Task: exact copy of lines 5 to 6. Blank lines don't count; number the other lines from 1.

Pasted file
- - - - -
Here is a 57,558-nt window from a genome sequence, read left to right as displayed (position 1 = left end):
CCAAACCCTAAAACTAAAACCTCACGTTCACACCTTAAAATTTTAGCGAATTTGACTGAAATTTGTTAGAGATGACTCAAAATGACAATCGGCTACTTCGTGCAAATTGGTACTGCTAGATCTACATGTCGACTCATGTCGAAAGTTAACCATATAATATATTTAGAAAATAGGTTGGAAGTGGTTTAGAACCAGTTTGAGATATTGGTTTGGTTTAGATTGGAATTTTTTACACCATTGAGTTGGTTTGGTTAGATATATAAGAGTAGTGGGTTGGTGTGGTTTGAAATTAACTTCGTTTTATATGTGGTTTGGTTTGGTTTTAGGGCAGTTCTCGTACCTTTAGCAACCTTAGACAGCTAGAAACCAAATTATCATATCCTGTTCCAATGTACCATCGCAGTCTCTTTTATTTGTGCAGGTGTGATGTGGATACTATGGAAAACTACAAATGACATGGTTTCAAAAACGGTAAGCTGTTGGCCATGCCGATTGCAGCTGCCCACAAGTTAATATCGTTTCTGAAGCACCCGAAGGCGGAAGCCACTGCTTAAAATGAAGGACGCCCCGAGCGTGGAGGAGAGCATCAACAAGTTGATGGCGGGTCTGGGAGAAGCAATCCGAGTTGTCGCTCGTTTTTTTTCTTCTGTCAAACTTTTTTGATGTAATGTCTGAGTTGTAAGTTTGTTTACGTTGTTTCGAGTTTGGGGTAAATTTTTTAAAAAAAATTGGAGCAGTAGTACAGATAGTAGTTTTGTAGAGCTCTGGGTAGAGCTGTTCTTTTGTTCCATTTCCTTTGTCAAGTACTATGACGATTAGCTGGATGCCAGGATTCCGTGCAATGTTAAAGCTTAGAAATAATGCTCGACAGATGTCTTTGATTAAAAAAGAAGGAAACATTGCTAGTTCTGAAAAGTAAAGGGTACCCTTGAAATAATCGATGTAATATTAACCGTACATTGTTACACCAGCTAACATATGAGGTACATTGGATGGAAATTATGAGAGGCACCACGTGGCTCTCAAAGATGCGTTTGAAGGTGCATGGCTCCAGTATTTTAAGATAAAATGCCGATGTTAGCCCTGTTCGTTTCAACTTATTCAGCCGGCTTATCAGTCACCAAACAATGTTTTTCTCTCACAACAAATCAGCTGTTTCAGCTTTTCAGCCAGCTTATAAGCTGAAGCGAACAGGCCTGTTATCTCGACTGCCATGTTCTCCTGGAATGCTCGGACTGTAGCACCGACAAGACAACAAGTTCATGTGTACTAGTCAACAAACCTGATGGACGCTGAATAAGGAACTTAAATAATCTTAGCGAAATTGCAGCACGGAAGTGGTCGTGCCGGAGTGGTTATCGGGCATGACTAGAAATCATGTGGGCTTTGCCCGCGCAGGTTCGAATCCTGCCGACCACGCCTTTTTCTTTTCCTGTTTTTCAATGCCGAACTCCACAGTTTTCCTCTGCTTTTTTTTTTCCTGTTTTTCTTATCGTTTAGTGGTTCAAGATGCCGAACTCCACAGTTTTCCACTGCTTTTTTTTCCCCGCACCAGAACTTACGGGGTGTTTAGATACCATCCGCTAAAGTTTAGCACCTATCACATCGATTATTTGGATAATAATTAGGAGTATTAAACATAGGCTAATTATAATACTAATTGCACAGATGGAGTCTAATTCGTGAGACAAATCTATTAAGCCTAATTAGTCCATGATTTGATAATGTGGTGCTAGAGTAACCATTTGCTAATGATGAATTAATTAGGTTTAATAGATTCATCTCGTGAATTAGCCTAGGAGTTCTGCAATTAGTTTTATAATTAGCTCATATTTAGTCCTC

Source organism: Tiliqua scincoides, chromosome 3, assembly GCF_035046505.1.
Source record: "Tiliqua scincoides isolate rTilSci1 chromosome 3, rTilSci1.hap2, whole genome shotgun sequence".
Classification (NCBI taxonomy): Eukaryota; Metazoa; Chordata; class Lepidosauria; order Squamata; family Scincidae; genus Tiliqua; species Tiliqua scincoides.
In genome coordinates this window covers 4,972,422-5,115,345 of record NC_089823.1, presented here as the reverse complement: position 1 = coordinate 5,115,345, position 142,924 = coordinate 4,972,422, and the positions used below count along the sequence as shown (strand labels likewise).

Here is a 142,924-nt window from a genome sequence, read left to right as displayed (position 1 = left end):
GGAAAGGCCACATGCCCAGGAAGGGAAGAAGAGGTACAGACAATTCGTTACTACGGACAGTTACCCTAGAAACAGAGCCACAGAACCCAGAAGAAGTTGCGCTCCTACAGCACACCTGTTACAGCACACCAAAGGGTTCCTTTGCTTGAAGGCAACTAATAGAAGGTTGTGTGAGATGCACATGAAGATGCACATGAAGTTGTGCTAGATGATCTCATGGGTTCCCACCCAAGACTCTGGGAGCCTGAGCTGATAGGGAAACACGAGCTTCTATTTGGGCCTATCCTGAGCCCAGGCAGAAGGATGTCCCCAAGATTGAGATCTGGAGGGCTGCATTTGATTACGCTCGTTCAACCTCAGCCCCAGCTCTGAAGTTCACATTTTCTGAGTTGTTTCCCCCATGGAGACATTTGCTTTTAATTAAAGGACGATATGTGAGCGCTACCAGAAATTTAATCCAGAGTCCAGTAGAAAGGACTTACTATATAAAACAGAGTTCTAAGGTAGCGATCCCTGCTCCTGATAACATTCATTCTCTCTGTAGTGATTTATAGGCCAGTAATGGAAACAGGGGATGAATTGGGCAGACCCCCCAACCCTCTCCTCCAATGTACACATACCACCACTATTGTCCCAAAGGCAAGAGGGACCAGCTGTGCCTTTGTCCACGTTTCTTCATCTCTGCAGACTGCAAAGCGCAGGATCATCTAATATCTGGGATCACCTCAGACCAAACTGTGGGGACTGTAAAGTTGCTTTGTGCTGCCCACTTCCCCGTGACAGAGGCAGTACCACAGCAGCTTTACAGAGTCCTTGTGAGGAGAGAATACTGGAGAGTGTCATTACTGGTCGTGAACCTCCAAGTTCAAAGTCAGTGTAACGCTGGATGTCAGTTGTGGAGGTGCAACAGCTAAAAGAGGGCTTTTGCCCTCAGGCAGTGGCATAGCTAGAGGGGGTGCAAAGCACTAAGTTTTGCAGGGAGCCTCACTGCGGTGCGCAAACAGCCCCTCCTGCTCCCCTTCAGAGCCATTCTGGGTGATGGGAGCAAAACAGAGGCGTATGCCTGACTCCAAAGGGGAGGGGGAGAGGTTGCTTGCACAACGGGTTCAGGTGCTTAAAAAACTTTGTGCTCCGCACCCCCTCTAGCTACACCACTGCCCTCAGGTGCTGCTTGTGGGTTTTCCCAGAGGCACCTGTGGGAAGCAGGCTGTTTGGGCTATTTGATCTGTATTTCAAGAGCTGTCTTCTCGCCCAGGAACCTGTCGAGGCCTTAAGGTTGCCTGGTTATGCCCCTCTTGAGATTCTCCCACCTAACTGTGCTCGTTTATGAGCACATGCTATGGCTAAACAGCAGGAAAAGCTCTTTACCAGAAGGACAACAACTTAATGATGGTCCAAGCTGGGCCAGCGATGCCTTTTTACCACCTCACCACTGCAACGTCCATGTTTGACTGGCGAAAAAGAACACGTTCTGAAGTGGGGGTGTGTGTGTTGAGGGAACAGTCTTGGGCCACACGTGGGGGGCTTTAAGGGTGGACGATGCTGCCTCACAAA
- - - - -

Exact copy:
Classification (NCBI taxonomy): Eukaryota; Metazoa; Chordata; class Lepidosauria; order Squamata; family Scincidae; genus Tiliqua; species Tiliqua scincoides.
In genome coordinates this window covers 4,972,422-5,115,345 of record NC_089823.1, presented here as the reverse complement: position 1 = coordinate 5,115,345, position 142,924 = coordinate 4,972,422, and the positions used below count along the sequence as shown (strand labels likewise).